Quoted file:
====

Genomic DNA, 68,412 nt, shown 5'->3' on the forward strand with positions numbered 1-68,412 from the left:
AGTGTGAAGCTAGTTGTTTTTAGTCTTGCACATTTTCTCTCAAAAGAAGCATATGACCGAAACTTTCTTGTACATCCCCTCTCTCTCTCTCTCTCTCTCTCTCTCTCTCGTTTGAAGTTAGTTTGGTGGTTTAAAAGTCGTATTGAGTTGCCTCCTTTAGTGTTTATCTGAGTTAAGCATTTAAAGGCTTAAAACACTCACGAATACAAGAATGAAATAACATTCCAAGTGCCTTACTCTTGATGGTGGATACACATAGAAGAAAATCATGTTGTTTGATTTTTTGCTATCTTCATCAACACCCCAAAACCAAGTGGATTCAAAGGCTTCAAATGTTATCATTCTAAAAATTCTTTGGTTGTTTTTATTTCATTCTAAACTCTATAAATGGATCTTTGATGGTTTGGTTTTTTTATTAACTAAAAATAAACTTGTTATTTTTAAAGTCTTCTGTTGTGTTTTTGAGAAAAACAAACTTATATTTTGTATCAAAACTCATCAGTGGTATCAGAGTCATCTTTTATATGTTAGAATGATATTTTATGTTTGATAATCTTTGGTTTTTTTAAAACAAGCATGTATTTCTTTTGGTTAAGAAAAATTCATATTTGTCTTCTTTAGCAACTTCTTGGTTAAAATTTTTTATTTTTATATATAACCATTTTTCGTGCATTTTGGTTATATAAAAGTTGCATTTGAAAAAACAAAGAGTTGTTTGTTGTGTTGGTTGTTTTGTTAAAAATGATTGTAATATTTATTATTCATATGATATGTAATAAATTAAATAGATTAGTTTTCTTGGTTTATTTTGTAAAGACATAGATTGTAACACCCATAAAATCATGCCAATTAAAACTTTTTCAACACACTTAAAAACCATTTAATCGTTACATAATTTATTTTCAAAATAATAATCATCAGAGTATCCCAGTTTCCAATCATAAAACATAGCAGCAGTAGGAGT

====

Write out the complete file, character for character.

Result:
Genomic DNA, 68,412 nt, shown 5'->3' on the forward strand with positions numbered 1-68,412 from the left:
AGTGTGAAGCTAGTTGTTTTTAGTCTTGCACATTTTCTCTCAAAAGAAGCATATGACCGAAACTTTCTTGTACATCCCCTCTCTCTCTCTCTCTCTCTCTCTCTCTCTCGTTTGAAGTTAGTTTGGTGGTTTAAAAGTCGTATTGAGTTGCCTCCTTTAGTGTTTATCTGAGTTAAGCATTTAAAGGCTTAAAACACTCACGAATACAAGAATGAAATAACATTCCAAGTGCCTTACTCTTGATGGTGGATACACATAGAAGAAAATCATGTTGTTTGATTTTTTGCTATCTTCATCAACACCCCAAAACCAAGTGGATTCAAAGGCTTCAAATGTTATCATTCTAAAAATTCTTTGGTTGTTTTTATTTCATTCTAAACTCTATAAATGGATCTTTGATGGTTTGGTTTTTTTATTAACTAAAAATAAACTTGTTATTTTTAAAGTCTTCTGTTGTGTTTTTGAGAAAAACAAACTTATATTTTGTATCAAAACTCATCAGTGGTATCAGAGTCATCTTTTATATGTTAGAATGATATTTTATGTTTGATAATCTTTGGTTTTTTTAAAACAAGCATGTATTTCTTTTGGTTAAGAAAAATTCATATTTGTCTTCTTTAGCAACTTCTTGGTTAAAATTTTTTATTTTTATATATAACCATTTTTCGTGCATTTTGGTTATATAAAAGTTGCATTTGAAAAAACAAAGAGTTGTTTGTTGTGTTGGTTGTTTTGTTAAAAATGATTGTAATATTTATTATTCATATGATATGTAATAAATTAAATAGATTAGTTTTCTTGGTTTATTTTGTAAAGACATAGATTGTAACACCCATAAAATCATGCCAATTAAAACTTTTTCAACACACTTAAAAACCATTTAATCGTTACATAATTTATTTTCAAAATAATAATCATCAGAGTATCCCAGTTTCCAATCATAAAACATAGCAGCAGTAGGAGT